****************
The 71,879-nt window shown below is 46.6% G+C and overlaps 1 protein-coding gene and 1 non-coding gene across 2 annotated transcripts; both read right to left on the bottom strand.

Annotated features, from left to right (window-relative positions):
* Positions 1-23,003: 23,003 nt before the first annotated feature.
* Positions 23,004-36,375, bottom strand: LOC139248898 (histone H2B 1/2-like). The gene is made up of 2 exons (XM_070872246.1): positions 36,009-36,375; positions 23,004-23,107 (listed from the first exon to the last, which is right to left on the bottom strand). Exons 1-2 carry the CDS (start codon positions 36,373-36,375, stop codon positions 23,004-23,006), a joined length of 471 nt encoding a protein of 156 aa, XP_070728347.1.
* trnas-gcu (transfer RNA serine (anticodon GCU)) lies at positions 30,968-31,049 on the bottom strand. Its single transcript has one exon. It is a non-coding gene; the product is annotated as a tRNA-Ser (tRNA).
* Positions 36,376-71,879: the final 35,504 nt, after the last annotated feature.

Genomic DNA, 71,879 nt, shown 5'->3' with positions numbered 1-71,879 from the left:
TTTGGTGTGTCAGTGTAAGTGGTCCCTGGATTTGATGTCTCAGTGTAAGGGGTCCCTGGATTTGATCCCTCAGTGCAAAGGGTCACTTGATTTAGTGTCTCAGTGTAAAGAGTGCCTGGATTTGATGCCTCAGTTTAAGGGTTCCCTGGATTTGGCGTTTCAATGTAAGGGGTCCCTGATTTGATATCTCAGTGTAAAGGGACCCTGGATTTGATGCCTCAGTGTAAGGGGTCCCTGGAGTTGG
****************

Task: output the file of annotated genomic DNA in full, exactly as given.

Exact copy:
The 71,879-nt window shown below is 46.6% G+C and overlaps 1 protein-coding gene and 1 non-coding gene across 2 annotated transcripts; both read right to left on the bottom strand.

Annotated features, from left to right (window-relative positions):
* Positions 1-23,003: 23,003 nt before the first annotated feature.
* Positions 23,004-36,375, bottom strand: LOC139248898 (histone H2B 1/2-like). The gene is made up of 2 exons (XM_070872246.1): positions 36,009-36,375; positions 23,004-23,107 (listed from the first exon to the last, which is right to left on the bottom strand). Exons 1-2 carry the CDS (start codon positions 36,373-36,375, stop codon positions 23,004-23,006), a joined length of 471 nt encoding a protein of 156 aa, XP_070728347.1.
* trnas-gcu (transfer RNA serine (anticodon GCU)) lies at positions 30,968-31,049 on the bottom strand. Its single transcript has one exon. It is a non-coding gene; the product is annotated as a tRNA-Ser (tRNA).
* Positions 36,376-71,879: the final 35,504 nt, after the last annotated feature.

Genomic DNA, 71,879 nt, shown 5'->3' with positions numbered 1-71,879 from the left:
TTTGGTGTGTCAGTGTAAGTGGTCCCTGGATTTGATGTCTCAGTGTAAGGGGTCCCTGGATTTGATCCCTCAGTGCAAAGGGTCACTTGATTTAGTGTCTCAGTGTAAAGAGTGCCTGGATTTGATGCCTCAGTTTAAGGGTTCCCTGGATTTGGCGTTTCAATGTAAGGGGTCCCTGATTTGATATCTCAGTGTAAAGGGACCCTGGATTTGATGCCTCAGTGTAAGGGGTCCCTGGAGTTGG